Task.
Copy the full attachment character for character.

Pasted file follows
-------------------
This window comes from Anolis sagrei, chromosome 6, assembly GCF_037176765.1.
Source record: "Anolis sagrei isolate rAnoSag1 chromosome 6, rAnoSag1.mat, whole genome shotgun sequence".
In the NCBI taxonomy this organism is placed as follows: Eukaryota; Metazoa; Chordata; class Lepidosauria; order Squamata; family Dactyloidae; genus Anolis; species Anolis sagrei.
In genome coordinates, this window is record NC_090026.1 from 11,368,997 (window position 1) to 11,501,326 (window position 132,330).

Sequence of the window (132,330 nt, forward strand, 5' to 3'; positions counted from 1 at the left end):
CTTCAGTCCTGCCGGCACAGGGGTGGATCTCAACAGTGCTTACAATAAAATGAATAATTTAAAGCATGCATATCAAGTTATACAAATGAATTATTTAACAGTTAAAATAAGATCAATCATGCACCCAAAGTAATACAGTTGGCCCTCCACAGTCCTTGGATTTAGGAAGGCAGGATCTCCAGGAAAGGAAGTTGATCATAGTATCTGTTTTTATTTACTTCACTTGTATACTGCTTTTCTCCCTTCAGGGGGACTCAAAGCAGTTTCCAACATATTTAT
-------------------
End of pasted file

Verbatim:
This window comes from Anolis sagrei, chromosome 6, assembly GCF_037176765.1.
Source record: "Anolis sagrei isolate rAnoSag1 chromosome 6, rAnoSag1.mat, whole genome shotgun sequence".
In the NCBI taxonomy this organism is placed as follows: Eukaryota; Metazoa; Chordata; class Lepidosauria; order Squamata; family Dactyloidae; genus Anolis; species Anolis sagrei.
In genome coordinates, this window is record NC_090026.1 from 11,368,997 (window position 1) to 11,501,326 (window position 132,330).

Sequence of the window (132,330 nt, forward strand, 5' to 3'; positions counted from 1 at the left end):
CTTCAGTCCTGCCGGCACAGGGGTGGATCTCAACAGTGCTTACAATAAAATGAATAATTTAAAGCATGCATATCAAGTTATACAAATGAATTATTTAACAGTTAAAATAAGATCAATCATGCACCCAAAGTAATACAGTTGGCCCTCCACAGTCCTTGGATTTAGGAAGGCAGGATCTCCAGGAAAGGAAGTTGATCATAGTATCTGTTTTTATTTACTTCACTTGTATACTGCTTTTCTCCCTTCAGGGGGACTCAAAGCAGTTTCCAACATATTTAT